PLA gives evidence to the Education Select Committee Inquiry – Are prisoners being left behind?

Home > PLA gives evidence to the Education Select Committee Inquiry – Are prisoners being left behind?

11 June 2021 compress image scaled

This week, Francesca Cooney, who coordinates the Secretariat for the Prisoner Learning Alliance, gave evidence to the Education Select Committee in response to their inquiry, ‘Education: Are prisoners being left behind?‘.

Key areas of questioning included: access to digital technology; allocations and attendance; incentivising education; and delivering higher level qualifications.


Watch the Evidence Session


Read the Evidence Submission


Francesca’s responses to committee questions during the session are outlined below.


Access to digital technology

  • The addition of digital technology access would revolutionise prison education. The technology is there to manage security and safety – it is about political will and finding the resources and getting the funding together to do this.
  • Even prior to COVID, there were massive challenges in the delivery of education in prison. Staff shortages prevent many prisoners from being unlocked from their cells to access the education department, and combined with the lack of in-cell technology, meaningful study is extremely difficult.
  • There is an appetite for digital technology, with much governor support. The lockdown has shown that it is absolutely essential. But there is not enough funding or resources – the biggest challenge is money. If the resources could be found, quite a few prisons could implement digital technology and in-cell devices simply and quickly. They already have the infrastructure through in-cell telephony; the cabling is already there. It would be more complicated in other prisons, but there is no reason, apart from money, for digital technology not to be rolled out in quite a few prisons quite quickly.


Access to Education

  • In-cell education offers opportunities for many prison learners through accessible and flexible materials. However, in-cell learning is not a panacea for prison education – particularly among those with additional learning needs. It is paramount that in-cell learning does not outweigh face-to-face classes. Integral to rehabilitation through education is the personal and social development acquired through the transferable skills gained through group work. Employers can teach prisoners technical skills to be successful in a role, but it is the responsibility of the prison to equip prisoners with interpersonal skills. Employers often value the latter significantly more.
  • Prisoners are only going to be able to participate in schemes such as the Skills and Post-16 Education Bill if there is digital technology in the prisons. Everything else is provided by the core PEF provider.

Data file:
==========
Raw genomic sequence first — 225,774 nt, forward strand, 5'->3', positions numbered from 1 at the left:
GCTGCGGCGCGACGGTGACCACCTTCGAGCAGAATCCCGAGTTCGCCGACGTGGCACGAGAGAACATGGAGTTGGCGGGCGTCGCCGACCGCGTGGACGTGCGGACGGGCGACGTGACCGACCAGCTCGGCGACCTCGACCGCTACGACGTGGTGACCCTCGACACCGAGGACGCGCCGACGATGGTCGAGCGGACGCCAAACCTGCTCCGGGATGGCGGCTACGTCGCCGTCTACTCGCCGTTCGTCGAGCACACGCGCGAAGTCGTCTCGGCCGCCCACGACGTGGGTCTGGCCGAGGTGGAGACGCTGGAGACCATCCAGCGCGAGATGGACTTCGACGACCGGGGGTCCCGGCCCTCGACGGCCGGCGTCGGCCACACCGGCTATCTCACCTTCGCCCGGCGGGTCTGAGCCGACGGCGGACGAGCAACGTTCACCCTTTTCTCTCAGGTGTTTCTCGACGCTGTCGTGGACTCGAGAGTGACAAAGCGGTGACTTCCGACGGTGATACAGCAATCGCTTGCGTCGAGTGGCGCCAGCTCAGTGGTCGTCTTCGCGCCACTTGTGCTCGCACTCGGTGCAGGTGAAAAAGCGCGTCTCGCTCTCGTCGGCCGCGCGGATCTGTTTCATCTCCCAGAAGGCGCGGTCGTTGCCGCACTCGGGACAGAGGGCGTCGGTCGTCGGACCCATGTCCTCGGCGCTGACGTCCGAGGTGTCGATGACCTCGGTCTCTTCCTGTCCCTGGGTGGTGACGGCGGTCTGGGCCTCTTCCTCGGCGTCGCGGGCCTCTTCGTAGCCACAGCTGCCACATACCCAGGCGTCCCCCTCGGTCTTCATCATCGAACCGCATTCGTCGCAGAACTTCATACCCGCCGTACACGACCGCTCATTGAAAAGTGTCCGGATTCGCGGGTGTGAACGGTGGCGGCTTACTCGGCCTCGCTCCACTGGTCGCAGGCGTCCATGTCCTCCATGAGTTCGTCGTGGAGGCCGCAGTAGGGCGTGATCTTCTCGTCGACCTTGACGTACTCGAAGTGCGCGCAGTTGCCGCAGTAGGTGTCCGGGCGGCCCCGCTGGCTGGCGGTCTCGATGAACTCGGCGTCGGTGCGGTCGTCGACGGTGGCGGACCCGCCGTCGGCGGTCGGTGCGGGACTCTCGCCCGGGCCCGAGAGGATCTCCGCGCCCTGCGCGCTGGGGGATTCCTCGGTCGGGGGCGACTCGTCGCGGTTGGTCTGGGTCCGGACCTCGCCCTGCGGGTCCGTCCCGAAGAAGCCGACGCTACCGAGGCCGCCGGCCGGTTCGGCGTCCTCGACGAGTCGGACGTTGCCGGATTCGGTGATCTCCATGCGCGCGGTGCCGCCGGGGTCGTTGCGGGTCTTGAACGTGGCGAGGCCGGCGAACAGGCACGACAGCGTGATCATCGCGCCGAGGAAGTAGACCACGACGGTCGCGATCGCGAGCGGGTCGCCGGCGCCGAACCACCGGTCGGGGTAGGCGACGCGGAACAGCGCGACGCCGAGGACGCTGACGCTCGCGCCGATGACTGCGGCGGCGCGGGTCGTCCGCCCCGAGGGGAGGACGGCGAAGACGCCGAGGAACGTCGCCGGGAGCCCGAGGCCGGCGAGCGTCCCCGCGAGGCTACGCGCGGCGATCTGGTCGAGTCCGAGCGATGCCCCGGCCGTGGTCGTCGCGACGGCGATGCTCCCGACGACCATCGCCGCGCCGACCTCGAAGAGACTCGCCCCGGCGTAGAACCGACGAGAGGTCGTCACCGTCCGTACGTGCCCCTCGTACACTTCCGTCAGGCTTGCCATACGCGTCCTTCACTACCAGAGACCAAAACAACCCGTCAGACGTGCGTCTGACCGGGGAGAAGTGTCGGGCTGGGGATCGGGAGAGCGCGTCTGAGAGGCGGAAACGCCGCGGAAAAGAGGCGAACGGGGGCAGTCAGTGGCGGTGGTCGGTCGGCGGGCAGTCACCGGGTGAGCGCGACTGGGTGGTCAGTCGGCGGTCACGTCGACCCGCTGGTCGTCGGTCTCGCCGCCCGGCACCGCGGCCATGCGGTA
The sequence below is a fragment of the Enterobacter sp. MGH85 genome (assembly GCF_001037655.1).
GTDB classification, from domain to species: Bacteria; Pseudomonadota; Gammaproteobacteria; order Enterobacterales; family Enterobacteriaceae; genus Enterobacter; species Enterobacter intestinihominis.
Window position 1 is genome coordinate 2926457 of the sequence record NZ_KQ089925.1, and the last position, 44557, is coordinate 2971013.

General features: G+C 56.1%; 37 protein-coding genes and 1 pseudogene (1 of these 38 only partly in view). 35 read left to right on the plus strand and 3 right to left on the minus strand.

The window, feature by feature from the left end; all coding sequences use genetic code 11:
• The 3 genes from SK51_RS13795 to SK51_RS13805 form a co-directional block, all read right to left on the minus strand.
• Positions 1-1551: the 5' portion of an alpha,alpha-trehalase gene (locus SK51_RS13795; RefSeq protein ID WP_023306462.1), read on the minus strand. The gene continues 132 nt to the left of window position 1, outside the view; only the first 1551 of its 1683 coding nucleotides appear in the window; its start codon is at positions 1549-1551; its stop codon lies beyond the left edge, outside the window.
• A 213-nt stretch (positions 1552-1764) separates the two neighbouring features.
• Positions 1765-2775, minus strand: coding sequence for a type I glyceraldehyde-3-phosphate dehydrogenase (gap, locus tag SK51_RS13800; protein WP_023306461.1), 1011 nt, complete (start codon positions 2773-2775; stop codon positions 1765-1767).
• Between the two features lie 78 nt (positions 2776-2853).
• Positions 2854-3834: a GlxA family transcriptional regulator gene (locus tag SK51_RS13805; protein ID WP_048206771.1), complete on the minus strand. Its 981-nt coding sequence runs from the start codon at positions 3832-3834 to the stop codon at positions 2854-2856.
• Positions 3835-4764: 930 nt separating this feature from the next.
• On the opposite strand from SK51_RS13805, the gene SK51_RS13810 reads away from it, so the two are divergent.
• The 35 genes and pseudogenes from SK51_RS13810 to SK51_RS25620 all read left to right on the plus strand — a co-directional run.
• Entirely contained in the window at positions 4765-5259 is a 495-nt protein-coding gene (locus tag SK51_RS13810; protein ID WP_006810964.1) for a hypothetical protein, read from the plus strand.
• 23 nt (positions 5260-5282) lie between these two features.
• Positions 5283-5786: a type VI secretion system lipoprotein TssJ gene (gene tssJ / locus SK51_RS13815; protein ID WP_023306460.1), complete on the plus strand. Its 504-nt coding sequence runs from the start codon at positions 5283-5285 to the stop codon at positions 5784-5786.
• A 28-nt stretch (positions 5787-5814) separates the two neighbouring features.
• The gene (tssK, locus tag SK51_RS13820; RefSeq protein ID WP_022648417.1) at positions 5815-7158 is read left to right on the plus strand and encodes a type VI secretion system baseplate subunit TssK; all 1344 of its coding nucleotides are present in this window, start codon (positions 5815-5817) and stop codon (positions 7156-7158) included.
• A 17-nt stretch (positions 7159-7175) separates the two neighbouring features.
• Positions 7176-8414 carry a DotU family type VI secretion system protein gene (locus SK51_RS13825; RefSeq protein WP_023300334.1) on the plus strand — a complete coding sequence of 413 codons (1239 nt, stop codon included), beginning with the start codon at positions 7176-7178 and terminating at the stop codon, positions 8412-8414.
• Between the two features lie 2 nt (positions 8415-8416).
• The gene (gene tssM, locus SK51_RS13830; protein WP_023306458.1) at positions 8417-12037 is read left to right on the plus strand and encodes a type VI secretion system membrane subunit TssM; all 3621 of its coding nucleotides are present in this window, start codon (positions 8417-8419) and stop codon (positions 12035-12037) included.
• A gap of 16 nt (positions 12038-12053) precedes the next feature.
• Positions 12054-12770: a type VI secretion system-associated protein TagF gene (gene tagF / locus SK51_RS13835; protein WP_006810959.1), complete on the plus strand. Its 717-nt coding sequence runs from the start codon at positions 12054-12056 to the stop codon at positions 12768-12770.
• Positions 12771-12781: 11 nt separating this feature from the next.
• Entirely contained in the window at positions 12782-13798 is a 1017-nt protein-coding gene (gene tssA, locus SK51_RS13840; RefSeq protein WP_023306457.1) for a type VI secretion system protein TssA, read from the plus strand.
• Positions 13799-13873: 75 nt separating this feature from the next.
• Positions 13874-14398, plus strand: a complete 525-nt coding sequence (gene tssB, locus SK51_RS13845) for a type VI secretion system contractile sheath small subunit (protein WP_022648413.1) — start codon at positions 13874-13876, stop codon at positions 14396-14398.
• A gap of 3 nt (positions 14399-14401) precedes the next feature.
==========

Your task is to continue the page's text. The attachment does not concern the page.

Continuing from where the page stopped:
• The quality of education in both private and state prisons varies substantially. In contracted-out prisons, if the education provider and parent company are the same, it is easier to integrate education into the prison’s culture and regime
  • There are not enough activity spaces – particularly in category B and category C prisons – further hindering opportunities for every prisoner interested to engage.
  • It is currently mandatory in the majority of prisons to attend education if someone does not have functional skill. This is an inappropriate way to attempt to engage people, because it offers the decision between being locked in their cell for the whole day, or attending a class (particularly as many prisoners hold negative associations with school and education). Embeding functional skills, throughout the prison, such as industry, in kitchens would be more beneficial
  • Engaging prisoners requires good information, advice and guidance which assesses, motivates and inspires prisoners to enable them to reach their full potential. Allocation processes which thoroughly assess the skills, aspirations and needs of individuals are essential


Supporting Prison Education

  • Learning plans and sentence plans are infrequently coordinated, as they are organised by different departments on different database systems. It is only if a prisoner’s keyworker and offender manager are particularly proactive that their plans might be integrated.
  • We should not have systems that disincentivise attendance at education. It should be paid as much as work.
  • Prison education funding has been stagnated for years, and the core education provider contracts are inflexible.
  • Prison education provision is predominantly focused on entry level qualifications, offering courses up to level 2, with very few at level 3 and above.
  • Education in prisons should be more aligned with that of the community. GCSEs, A Levels and other level 3 qualifications should be standard provision in prison.
  • Local further education colleges should have much more of an impact and an input into what happens in prisons.
  • If you are an adult in the community and you do not have a level 3 qualification, you can do a wide range of qualifications—A-levels, vocational courses and access courses—for free- these opportunities should be available for people in prison too
  • ROTL (Release On Temporary License) could and should be used more frequently – particularly to facilitate apprenticeships and attending education in the community
  • The government has not published any data on progress or achievements in prison education for three years. We can monitor whether someone is in work six weeks after release; and it would be useful to monitor education outcomes too


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